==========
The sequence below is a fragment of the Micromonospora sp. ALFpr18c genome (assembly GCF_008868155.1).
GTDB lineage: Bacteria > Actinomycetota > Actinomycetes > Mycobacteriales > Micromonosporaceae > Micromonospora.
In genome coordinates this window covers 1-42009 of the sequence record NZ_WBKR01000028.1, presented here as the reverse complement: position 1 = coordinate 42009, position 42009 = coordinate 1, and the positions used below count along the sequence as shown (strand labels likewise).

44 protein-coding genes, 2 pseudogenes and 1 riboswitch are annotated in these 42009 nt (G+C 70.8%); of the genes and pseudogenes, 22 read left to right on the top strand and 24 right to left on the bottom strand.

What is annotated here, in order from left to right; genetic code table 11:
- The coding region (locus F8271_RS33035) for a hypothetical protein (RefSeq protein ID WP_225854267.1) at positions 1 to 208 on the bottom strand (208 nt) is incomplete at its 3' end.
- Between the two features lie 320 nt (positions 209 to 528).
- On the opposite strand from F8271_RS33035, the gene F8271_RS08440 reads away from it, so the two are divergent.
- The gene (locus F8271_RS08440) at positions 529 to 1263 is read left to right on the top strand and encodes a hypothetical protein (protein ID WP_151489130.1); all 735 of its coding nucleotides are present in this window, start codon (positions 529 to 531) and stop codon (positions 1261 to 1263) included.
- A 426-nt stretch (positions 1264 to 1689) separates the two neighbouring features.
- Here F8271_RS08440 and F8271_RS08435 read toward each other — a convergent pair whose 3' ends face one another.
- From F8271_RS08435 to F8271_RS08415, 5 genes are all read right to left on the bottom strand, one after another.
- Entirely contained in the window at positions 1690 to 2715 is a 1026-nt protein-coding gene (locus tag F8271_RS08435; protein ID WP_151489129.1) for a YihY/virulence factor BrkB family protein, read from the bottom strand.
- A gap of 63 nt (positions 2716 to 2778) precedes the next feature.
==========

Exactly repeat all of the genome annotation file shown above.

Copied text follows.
The sequence below is a fragment of the Micromonospora sp. ALFpr18c genome (assembly GCF_008868155.1).
GTDB lineage: Bacteria > Actinomycetota > Actinomycetes > Mycobacteriales > Micromonosporaceae > Micromonospora.
In genome coordinates this window covers 1-42009 of the sequence record NZ_WBKR01000028.1, presented here as the reverse complement: position 1 = coordinate 42009, position 42009 = coordinate 1, and the positions used below count along the sequence as shown (strand labels likewise).

44 protein-coding genes, 2 pseudogenes and 1 riboswitch are annotated in these 42009 nt (G+C 70.8%); of the genes and pseudogenes, 22 read left to right on the top strand and 24 right to left on the bottom strand.

What is annotated here, in order from left to right; genetic code table 11:
- The coding region (locus F8271_RS33035) for a hypothetical protein (RefSeq protein ID WP_225854267.1) at positions 1 to 208 on the bottom strand (208 nt) is incomplete at its 3' end.
- Between the two features lie 320 nt (positions 209 to 528).
- On the opposite strand from F8271_RS33035, the gene F8271_RS08440 reads away from it, so the two are divergent.
- The gene (locus F8271_RS08440) at positions 529 to 1263 is read left to right on the top strand and encodes a hypothetical protein (protein ID WP_151489130.1); all 735 of its coding nucleotides are present in this window, start codon (positions 529 to 531) and stop codon (positions 1261 to 1263) included.
- A 426-nt stretch (positions 1264 to 1689) separates the two neighbouring features.
- Here F8271_RS08440 and F8271_RS08435 read toward each other — a convergent pair whose 3' ends face one another.
- From F8271_RS08435 to F8271_RS08415, 5 genes are all read right to left on the bottom strand, one after another.
- Entirely contained in the window at positions 1690 to 2715 is a 1026-nt protein-coding gene (locus tag F8271_RS08435; protein ID WP_151489129.1) for a YihY/virulence factor BrkB family protein, read from the bottom strand.
- A gap of 63 nt (positions 2716 to 2778) precedes the next feature.